Re: Transcontinental 2019
« Reply #362 on: December 05, 2019, 12:32:00 pm »
Reading with interest as I'm fascinated by the event and the riders but in the knowledge I won't do anything about it and have never read the race manual.....

I would imagine if you are breaking race rules because they think you shouldn't be riding on a particular road for your own safety based on their knowledge of ultra-riders and the event is one thing, breaking a country's laws in anyway including their road law is another and I would expect a more severe penalty for the latter.

In that case many riders wearing Rapha reflective gilets should be severely penalised since they aren't sufficient at night according to French road law.

Re: Transcontinental 2019
« Reply #363 on: December 05, 2019, 12:46:27 pm »
As is always the way some laws do not comply with many peoples view of 'reasonable and fair' but If it stands a chance of bringing the race into disrepute then, yes.
Duct tape is magic and should be worshipped

quixoticgeek

  • Mostly Harmless
Re: Transcontinental 2019
« Reply #364 on: December 05, 2019, 12:52:04 pm »

In that case many riders wearing Rapha reflective gilets should be severely penalised since they aren't sufficient at night according to French road law.

In most nations the law is so complicated that nearly everyone is breaking it in multiple ways at all times.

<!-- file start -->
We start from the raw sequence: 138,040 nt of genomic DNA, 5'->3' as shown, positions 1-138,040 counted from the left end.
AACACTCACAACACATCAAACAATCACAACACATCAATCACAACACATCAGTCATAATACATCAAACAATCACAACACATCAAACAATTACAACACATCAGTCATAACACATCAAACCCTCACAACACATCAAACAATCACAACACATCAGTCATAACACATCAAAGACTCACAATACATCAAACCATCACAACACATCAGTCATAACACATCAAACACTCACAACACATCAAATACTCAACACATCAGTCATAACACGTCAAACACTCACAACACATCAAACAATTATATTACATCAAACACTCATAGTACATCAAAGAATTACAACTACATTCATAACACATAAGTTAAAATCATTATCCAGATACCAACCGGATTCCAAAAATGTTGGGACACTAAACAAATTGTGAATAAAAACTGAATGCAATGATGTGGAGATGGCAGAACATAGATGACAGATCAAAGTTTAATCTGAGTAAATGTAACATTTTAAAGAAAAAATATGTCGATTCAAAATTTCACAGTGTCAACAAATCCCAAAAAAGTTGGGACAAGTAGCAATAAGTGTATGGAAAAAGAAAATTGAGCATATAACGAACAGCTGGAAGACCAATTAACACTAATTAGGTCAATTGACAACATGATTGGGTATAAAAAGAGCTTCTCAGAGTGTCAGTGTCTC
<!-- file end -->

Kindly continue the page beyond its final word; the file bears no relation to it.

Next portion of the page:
On Race round the Netherlands exactly 1 bike was fully legal by the letter of the Dutch law. Then there is the slight issue of how local law interacts with the vienna convention. Tho explaining that to some cop at 2am in the middle of nowhere rarely ends well.

Regarding Sean Conway's riding in Germany, it's more complicated than people may suggest.

In Germany the cycleway/pavement along the side of the road is compulsory where the correct sign is placed. When the sign is there, the cycleway has to be maintained to specific standard. This responsibility lies with the local council, and for many of them, they have decided it was a lot easier to just remove the sign rather than maintain the cycleway. What this means is that you're cycling along in the road, quite legally, but the audi driver over taking you doesn't feel you should be there, you're still going to get shouted at, a lot. The same is true when the cycle way is full of ice, but the road is gritted, making the cycleway suicidal to ride in (Had the same problem in Belgium).

J
--
Beer, bikes, and backpacking
http://b.42q.eu/

FifeingEejit

  • Not Small
Re: Transcontinental 2019
« Reply #365 on: December 05, 2019, 01:17:38 pm »

In that case many riders wearing Rapha reflective gilets should be severely penalised since they aren't sufficient at night according to French road law.

In most nations the law is so complicated that nearly everyone is breaking it in multiple ways at all times.

On Race round the Netherlands exactly 1 bike was fully legal by the letter of the Dutch law. Then there is the slight issue of how local law interacts with the vienna convention. Tho explaining that to some cop at 2am in the middle of nowhere rarely ends well.


Reflective tyres and pedal reflectors (and maybe bells)?